The processing times at the California Service Center, below would be a good indicator which at the time of writing shows that a petition for an alien relative may take anywhere from 5 months to 3 years, depending on the category

Petitioners use the Form I-130 to file the petition with the specific Lockbox Facility designated for the petitioner’s place of residence. After assessing the petition for completeness (including the most updated form and correct fees) the Lock Box unit forwards the petition to the appropriate USCIS Center, including the National Benefits Center

The USCIS recently announced that the agency had “begun transferring some casework from the National Benefits Center to the Nebraska, Texas and California Service Centers to balance overall operational workload. The affected casework includes the I-130 Petition form.

See processing times at the National Benefits Center for certain petitions as of August 31, 2013.

The USCIS says it will send the petitioner a notice “listing the transfer date and where the case will be processed. The original receipt number will not change and – hopefully, the transfer will not further delay the processing of the transferred petition files.

110,000 Files Lost by USCIS in 2006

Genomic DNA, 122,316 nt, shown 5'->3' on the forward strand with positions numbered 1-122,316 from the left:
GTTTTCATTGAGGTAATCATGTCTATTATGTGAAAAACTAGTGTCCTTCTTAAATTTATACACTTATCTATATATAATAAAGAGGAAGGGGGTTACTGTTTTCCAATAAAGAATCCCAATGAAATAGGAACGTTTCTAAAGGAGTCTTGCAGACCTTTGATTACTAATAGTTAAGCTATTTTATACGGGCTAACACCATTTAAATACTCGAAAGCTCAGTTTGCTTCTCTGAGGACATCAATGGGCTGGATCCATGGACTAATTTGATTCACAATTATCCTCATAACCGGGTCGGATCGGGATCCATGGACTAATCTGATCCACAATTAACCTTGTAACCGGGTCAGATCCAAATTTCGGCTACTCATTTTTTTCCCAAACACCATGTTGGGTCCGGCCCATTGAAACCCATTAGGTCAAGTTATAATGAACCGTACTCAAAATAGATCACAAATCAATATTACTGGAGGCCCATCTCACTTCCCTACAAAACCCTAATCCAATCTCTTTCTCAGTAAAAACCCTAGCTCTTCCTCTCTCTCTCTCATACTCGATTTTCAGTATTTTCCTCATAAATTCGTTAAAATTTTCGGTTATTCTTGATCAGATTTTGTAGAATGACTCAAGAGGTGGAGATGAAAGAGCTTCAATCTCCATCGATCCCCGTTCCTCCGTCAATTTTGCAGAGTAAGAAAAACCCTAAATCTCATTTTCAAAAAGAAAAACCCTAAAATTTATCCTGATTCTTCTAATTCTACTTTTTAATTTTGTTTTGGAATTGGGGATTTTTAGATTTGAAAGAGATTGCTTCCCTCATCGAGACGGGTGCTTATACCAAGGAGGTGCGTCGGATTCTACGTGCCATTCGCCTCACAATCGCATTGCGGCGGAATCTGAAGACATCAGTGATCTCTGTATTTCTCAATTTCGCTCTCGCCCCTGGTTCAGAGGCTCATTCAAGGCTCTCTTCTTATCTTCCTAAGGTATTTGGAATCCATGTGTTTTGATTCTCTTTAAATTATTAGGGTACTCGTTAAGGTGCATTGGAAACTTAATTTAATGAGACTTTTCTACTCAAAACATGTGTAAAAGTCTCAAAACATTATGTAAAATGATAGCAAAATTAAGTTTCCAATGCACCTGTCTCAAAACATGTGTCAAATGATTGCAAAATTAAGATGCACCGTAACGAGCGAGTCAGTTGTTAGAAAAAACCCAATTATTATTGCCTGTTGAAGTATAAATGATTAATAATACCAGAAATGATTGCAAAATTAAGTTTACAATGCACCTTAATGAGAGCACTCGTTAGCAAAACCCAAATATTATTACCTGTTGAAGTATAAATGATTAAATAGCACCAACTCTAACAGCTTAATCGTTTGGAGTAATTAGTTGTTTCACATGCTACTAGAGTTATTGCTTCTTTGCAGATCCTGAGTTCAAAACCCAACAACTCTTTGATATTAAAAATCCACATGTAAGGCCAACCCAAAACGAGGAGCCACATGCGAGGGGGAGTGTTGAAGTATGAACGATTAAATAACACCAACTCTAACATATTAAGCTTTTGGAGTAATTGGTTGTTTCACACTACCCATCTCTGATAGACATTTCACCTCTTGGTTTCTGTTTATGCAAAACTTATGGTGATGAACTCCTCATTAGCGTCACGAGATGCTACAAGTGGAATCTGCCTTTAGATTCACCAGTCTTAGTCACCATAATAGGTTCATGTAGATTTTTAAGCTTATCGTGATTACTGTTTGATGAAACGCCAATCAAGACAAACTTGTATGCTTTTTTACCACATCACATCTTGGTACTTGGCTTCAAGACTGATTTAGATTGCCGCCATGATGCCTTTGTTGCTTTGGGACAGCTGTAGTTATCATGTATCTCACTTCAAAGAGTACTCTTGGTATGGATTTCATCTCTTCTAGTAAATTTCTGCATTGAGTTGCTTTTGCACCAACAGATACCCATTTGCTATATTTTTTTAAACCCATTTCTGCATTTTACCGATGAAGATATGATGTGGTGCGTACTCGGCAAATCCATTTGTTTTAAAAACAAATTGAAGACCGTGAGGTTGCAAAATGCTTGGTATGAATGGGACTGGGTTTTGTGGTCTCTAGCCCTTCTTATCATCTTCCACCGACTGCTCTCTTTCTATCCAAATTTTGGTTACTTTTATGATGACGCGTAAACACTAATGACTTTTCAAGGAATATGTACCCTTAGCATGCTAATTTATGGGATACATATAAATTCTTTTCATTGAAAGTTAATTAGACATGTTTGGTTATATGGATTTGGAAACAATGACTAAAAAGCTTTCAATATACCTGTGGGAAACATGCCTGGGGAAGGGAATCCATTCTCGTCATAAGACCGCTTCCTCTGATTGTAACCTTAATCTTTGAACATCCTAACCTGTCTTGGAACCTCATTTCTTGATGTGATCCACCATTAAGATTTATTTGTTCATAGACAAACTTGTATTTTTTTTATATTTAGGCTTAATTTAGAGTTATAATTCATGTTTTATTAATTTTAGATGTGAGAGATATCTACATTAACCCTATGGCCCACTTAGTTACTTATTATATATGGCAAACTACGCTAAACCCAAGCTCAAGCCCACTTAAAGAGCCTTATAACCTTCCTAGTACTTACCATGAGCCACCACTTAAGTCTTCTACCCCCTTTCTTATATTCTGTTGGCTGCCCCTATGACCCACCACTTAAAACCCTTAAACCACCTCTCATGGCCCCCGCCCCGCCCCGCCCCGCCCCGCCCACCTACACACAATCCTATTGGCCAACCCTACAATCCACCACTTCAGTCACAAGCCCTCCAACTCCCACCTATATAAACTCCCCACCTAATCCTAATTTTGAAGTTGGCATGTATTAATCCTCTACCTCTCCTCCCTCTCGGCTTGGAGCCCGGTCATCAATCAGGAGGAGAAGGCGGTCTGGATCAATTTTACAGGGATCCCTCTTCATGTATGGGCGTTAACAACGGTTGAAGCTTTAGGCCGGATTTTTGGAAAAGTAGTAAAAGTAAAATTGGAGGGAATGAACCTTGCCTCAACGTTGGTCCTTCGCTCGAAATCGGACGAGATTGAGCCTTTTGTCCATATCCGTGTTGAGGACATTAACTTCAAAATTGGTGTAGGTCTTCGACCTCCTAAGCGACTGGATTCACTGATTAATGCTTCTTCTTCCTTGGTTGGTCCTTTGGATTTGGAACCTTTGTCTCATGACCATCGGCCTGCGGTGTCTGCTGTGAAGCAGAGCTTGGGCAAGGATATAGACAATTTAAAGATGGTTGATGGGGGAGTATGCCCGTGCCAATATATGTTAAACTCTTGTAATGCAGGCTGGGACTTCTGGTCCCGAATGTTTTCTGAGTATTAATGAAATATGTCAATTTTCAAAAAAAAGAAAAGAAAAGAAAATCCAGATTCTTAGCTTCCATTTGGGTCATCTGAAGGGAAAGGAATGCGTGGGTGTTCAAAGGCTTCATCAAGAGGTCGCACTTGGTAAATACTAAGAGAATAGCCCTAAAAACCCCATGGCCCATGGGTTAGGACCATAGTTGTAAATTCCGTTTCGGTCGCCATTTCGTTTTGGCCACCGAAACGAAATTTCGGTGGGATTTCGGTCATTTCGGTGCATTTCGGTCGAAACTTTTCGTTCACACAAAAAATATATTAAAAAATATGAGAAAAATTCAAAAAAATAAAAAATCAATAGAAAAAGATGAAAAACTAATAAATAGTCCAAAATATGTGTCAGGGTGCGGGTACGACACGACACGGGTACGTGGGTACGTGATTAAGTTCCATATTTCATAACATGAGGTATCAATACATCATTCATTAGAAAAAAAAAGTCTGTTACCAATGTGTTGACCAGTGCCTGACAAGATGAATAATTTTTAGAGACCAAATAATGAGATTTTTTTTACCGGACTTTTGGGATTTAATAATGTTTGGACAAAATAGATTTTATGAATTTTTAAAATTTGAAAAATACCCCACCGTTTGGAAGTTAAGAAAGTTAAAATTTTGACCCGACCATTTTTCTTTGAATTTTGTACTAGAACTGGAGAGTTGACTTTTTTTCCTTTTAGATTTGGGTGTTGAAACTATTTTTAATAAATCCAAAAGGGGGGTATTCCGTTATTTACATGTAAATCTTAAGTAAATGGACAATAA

Sometime in July, 2006, the Government Accountability Office (GAO) reported that the USCIS lost track of 110,000 files. The loss was not reported until November 28 of the same year.

The main reason for the loss, according to the GAO is that the USCIS staff “neglected to update the GAO suggested that the “staffers…may not have received adequate training or supervision.”

According to the GAO report, USCIS manages over 55 million A-files, which must be available to adjudicators and other staffers in 4 service centers, 33 district offices, and 8 asylum offices.  In fiscal year 2005, the agency "adjudicated about 7.5 million applications," according to the report.  The GAO conducted its review from Aug. 2005 through Aug. 2006.

The National Immigration Law Center laments that the “USCIS's inability to keep precise track of the millions of A-files it manages is felt most acutely by individual immigrants, who as a result of the mismanagement of their files must endure delays and multiple fruitless contacts with USCIS staff -- and may even face being fired from their jobs or suffering other severe, life-disrupting consequences when USCIS fails to issue in a timely way  immigration benefits and documents for which applicants are eligible.”

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